The passage of the Federal Aid Highway Act of 1956 quickly brought upgrades to the US 91 corridor. The first section of the newly designated I-15 opened by 1960. This stretch extended from the California state line to just north of Sloan. In 1963, the new freeway reached the south end of the Las Vegas Valley at Blue Diamond Road, and more than 20 miles (32 km) south of Glendale was also finished. By 1967, I-15 had been constructed along the entire length of US 91 except through parts of Las Vegas and near Mesquite.
The final sections of I-15 to be completed were in North Las Vegas and near the Arizona state line. Both of these sections were completed in 1974. The US 91 designation, which had remained on its original alignment during the construction of the Interstate, was made redundant by the new freeway and was removed in 1974.
Between Las Vegas and the California state line, the Nevada Department of Transportation (NDOT) added call boxes at one-mile (1.6 km) intervals in the mid-2000s, for motorists with vehicle problems and without cell phone service. This was done as part of a larger project that expanded this portion of the freeway to three travel lanes in each direction to coordinate with a similar effort in California.
In August 2011, I-15 in southern Las Vegas was substantially expanded. This involved adding between 30 to 85% more capacity and involved the use of the Big Stan drill rig.
Due to heavy traffic, there are plans by the California Department of Transportation (Caltrans) and NDOT to widen I-15 in both directions from both US 395 in Hesperia and I-40 in Barstow to I-215 in Enterprise.
In 2020, Brightline signed a 50-year lease for use of the I-15 right-of-way between Victor Valley and the Las Vegas Valley for use in their Brightline West high-speed rail service.
The entire route is in Clark County.
I-15 south – San Bernardino, Los Angeles
|Continuation into California; former US 91 south/US 466 west|
|0.39||0.63||1||Primm (Primm Boulevard)|
SR 161 west (Goodsprings Road) – Jean, Goodsprings
|Enterprise||25.52||41.07||25||Sloan (Via Inspirada)||Proposed interchange upgrade; former SR 739 east; Via Inspirada was formerly Sloan Road|
SR 146 east (Saint Rose Parkway) / Southern Highlands Parkway – Henderson, Lake Mead
|31.36||50.47||31||Silverado Ranch Boulevard||Southern end of I-15 HOV lanes|
|33.55||53.99||33||SR 160 (Blue Diamond Road) – Pahrump|
I-215 east / CC 215 west / Las Vegas Boulevard – McCarran Airport, Henderson
|Northbound exit is part of exit 33; southbound exit to CC 215 west is part of exit 36; future I-215 west; I-215 exit 12|
|Paradise||36.39||58.56||36||Russell Road||Signed as exit 35 northbound; northbound also includes exit to Frank Sinatra Drive; former SR 594|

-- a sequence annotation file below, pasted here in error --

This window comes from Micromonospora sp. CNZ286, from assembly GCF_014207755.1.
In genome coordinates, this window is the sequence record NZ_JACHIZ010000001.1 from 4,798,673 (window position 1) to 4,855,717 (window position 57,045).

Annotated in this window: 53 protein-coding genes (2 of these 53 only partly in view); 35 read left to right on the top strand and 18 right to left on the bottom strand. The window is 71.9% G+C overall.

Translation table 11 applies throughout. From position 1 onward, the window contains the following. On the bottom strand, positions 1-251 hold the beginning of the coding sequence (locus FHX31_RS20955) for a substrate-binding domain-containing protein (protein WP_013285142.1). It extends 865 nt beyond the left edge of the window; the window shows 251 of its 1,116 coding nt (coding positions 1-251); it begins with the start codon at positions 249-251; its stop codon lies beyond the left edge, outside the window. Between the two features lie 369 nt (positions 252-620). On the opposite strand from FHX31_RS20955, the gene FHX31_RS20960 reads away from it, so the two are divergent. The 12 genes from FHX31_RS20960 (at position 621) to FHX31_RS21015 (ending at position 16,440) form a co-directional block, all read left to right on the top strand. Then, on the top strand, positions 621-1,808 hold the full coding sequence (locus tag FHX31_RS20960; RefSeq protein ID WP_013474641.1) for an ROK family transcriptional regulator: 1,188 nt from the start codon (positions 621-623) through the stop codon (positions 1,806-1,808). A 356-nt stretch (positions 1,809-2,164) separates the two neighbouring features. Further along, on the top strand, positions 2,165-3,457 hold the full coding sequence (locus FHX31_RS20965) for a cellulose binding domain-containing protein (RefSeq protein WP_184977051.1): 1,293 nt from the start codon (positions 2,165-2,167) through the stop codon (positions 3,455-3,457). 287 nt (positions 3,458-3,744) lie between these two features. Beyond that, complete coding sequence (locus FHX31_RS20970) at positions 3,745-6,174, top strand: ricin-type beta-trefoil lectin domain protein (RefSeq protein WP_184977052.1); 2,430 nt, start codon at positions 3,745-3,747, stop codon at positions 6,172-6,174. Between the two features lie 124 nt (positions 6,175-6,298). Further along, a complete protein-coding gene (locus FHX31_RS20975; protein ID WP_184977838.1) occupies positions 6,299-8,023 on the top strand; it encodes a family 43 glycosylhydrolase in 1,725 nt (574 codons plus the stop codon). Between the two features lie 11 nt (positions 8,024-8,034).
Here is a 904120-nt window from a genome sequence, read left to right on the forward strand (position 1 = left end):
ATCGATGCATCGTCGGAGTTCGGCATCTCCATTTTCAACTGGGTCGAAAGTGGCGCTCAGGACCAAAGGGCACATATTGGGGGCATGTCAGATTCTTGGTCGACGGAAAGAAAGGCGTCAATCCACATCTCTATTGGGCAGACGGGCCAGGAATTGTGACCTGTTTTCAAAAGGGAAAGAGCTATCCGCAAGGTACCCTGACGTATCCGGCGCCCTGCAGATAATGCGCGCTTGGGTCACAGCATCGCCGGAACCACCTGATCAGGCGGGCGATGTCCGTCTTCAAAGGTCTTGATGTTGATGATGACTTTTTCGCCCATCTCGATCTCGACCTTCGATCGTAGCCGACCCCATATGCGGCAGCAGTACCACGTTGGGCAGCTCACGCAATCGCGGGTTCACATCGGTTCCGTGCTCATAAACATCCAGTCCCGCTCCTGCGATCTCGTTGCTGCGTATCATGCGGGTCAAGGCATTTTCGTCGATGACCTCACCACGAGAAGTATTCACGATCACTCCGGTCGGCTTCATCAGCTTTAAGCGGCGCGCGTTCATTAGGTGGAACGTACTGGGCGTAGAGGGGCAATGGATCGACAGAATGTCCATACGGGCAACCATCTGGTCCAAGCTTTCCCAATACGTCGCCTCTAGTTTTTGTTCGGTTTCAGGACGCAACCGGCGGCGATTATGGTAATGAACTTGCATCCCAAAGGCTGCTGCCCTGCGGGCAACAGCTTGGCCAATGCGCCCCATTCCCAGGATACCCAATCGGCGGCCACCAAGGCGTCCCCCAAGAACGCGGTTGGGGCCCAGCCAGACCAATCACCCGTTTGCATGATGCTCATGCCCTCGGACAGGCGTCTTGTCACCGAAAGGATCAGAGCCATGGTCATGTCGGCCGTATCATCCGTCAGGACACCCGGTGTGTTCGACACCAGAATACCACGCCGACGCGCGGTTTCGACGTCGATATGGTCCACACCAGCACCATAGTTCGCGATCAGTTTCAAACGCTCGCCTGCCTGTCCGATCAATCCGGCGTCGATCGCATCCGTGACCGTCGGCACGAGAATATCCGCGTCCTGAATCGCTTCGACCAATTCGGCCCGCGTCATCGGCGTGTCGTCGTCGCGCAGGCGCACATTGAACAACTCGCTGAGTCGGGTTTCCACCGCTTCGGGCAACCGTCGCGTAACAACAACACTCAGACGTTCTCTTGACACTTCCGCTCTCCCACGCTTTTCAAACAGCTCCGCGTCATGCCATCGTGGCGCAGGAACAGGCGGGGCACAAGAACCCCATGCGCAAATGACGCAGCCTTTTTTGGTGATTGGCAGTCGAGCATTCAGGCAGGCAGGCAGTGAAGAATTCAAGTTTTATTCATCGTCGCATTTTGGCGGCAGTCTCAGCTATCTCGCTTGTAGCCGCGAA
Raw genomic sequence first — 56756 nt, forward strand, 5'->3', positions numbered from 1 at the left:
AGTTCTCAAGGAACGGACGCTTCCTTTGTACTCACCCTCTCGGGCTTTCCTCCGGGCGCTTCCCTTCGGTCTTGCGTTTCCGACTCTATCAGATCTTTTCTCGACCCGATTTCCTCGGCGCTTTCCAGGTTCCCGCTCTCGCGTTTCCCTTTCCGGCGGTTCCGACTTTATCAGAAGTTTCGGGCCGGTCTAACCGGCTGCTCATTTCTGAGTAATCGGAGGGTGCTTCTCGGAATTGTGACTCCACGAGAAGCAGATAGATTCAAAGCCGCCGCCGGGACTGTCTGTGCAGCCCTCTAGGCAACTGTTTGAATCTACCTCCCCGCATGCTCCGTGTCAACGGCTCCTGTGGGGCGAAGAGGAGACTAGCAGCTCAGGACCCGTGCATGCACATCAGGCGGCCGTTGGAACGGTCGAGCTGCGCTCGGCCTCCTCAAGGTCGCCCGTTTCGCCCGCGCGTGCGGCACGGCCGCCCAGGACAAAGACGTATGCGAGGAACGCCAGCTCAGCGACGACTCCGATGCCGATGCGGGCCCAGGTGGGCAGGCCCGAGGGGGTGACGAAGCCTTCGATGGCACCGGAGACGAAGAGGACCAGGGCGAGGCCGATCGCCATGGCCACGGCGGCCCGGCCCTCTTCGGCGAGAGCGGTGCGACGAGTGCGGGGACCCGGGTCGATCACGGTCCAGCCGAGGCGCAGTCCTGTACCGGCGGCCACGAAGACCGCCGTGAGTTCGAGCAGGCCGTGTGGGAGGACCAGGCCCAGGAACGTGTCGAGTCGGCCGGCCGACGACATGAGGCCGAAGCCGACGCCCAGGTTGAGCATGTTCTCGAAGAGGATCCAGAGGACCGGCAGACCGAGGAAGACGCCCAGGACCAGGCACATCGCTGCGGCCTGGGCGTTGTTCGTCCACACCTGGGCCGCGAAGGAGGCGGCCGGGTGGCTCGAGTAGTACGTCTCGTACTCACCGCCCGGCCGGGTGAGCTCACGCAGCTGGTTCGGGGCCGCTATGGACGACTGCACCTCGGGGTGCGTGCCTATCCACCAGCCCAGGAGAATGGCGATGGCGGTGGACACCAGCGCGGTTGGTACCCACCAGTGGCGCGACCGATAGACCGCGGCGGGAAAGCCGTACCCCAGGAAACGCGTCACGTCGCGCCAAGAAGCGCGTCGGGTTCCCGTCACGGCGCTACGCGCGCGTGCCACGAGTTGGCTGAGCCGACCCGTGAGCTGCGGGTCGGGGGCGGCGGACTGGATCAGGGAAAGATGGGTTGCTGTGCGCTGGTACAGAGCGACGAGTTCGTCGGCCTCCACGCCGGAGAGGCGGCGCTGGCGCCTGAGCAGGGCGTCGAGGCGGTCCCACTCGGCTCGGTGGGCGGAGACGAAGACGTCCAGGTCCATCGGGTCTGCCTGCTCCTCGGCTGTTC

|37.40||60.19||37||Tropicana Avenue (SR 593)||Signed as exit 36 northbound; northbound also includes exit to Frank Sinatra Drive|
|38.35||61.72||38||Flamingo Road (SR 592 west)||Signed as exits 38A (west) and 38B (east) southbound|
|39.16||63.02||39||Spring Mountain Road||Former SR 591|
|Las Vegas||40.55||65.26||40||Sahara Avenue||Former SR 589|
|41.47||66.74||♦||Neon Gateway (Western Avenue)||HOV interchange|
|41.75||67.19||41||SR 159 (Charleston Boulevard)||Northbound ramps also include access to Alta Drive, Bonneville Avenue and Grand Central Parkway; serves University Medical Center of Southern Nevada and Valley Hospital Medical Center|
I-515 south / US 93 south / US 95 / Martin L. King Boulevard – Downtown Las Vegas, Phoenix, Reno
|Spaghetti Bowl Interchange; Northern end of I-15 HOV lanes; southern end of US 93 concurrency; HOV access to US 95 north; signed as exits 42A (north) and 42B (south) northbound; I-515/US 95 exit 76|
|43||D Street, City Parkway, Washington Avenue (SR 578 east)||Signed as exit 44 southbound|
|North Las Vegas||44.72||71.97||45||Lake Mead Boulevard (SR 147 east)||Serves North Vista Hospital|
|46.43||74.72||46||Cheyenne Avenue (SR 574)|
|48.41||77.91||48||Craig Road (SR 573)|
|50.13||80.68||50||Lamb Boulevard (SR 610 south)|
CC 215 west / Tropical Parkway
|Signed as exits 52A (CC-215 west) and 52B (Tropical Parkway) northbound|
|53.62||86.29||54||Speedway Boulevard, Hollywood Boulevard|
SR 604 south (Las Vegas Boulevard) – Apex, Nellis AFB
|Former US 91/US 93|
US 93 north (Great Basin Highway) – Ely
|Northern end of US 93 concurrency; Diverging diamond interchange|
|Crystal–Moapa River Indian Reservation line||75.67||121.78||75||Valley of Fire, Lake Mead (Valley of Fire Highway)|
|Moapa River Indian Reservation||80.76||129.97||80||Ute|
|||88.68||142.72||88||Hidden Valley (Hidden Valley Road)|
SR 168 west (Glendale–Moapa Road) – Glendale, Moapa
|Northbound exit and southbound entrance; SR 168 west was former US 93 north|